In the ongoing coaching search, reports have surfaced that Vinny Del Negro has become a serious candidate. Former Raptors coach Sam Mitchell had been considered the frontrunner.

Maybe there’s no rush there, but most teams prefer to have a coach on board before the draft (set for June 26).

With Love, they really have no reason to rush. If they are going to trade him — and they may not be set on that course of action yet, starting with owner GlenTaylor — the trade deadline is next February. The Timberwolves can listen to offers at the draft, they can listen to offers this summer once free agency starts (July 1), and if they don’t like what they see they can bring Love back and wait until the season gets going and see what offers come in as the deadline approaches. They have the luxury of time.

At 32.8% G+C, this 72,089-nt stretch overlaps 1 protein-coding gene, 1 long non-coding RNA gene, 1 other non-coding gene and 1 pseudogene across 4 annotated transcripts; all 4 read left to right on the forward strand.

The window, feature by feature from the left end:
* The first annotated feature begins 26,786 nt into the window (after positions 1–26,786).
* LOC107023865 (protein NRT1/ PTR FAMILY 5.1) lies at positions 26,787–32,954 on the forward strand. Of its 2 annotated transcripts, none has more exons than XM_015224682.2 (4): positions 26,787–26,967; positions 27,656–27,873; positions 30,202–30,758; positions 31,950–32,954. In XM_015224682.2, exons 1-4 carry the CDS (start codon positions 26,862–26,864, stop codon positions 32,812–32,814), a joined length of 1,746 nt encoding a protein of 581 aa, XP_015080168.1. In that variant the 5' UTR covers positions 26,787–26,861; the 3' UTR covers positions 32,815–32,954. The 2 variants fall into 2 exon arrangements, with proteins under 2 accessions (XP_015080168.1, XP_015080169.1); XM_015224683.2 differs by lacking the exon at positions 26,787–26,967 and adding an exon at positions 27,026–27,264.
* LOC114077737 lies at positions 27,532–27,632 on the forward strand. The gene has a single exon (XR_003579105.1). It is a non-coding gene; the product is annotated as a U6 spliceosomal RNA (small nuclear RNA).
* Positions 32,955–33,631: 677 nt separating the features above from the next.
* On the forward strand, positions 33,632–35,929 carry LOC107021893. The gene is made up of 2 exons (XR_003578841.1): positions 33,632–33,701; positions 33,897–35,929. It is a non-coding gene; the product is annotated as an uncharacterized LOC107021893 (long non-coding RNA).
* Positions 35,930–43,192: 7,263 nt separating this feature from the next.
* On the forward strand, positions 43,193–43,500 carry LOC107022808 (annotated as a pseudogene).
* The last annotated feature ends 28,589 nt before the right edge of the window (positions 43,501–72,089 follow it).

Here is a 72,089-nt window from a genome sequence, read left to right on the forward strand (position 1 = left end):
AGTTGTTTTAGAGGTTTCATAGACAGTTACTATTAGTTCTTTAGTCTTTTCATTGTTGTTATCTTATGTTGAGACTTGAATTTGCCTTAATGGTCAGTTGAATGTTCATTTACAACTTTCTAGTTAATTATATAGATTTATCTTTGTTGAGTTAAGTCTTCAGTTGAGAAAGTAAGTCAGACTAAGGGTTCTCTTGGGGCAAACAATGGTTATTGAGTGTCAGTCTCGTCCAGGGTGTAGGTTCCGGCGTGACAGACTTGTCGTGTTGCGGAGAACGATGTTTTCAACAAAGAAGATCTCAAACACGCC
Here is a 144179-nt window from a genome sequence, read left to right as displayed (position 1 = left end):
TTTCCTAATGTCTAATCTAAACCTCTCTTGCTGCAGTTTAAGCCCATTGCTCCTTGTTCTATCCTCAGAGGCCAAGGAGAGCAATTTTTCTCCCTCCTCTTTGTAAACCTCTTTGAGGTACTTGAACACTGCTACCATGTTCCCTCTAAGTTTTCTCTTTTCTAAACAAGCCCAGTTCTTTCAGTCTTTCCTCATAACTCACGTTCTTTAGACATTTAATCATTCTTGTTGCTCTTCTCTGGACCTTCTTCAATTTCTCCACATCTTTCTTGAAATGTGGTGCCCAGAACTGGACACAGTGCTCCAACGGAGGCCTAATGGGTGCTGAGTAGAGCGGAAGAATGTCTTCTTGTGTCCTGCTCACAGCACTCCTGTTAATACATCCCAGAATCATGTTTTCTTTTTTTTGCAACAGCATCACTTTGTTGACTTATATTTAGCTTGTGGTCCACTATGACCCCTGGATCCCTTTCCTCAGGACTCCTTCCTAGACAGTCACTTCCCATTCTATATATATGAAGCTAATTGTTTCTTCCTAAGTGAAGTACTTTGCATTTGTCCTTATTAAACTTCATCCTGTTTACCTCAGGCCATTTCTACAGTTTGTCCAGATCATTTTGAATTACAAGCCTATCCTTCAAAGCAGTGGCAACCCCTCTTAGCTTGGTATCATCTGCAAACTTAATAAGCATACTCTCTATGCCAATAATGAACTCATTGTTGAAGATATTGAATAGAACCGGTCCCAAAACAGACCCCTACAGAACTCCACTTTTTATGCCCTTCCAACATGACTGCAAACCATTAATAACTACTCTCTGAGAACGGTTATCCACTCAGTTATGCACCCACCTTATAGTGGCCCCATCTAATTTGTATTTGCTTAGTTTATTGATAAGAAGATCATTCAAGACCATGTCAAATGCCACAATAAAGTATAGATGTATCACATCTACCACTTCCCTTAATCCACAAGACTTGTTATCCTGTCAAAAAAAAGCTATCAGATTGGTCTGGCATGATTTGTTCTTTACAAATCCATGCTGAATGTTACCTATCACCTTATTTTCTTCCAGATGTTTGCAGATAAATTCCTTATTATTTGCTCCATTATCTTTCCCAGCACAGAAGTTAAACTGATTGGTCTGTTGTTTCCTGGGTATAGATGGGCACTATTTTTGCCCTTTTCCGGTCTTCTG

Newton’s comment that the team will be better no matter what they choose is a dream, they are not going to get equal value for Love, one of the best power forwards in the game. But they can get a package to help them rebuild quickly (see Denver in the Carmelo Anthony deal with the Knicks). They don’t have to take the first offer they see, they can let teams bid against each other until Minnesota gets something it can live with.

It sounds like that’s where they are at. No rush on their part. They are going to go at a relaxed summer pace.

Kevin Durant gets into Twitter debate with reporter over White House comments

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Kevin Durant became the latest Warrior — joining Stephen Curry, Andre Iguodala, and Shaun Livingston, that we know of — to say he would not visit President Donald Trump’s White House as NBA champion. Which is all kind of moot because it’s unlikely the White House invites them and outspoken Trump critic/Warriors coach Steve Kerr and his players any way. (The White House’s biggest concern should be that Kerr accepts the invitation and uses that platform to challenge the president’s policies and style in front of him.)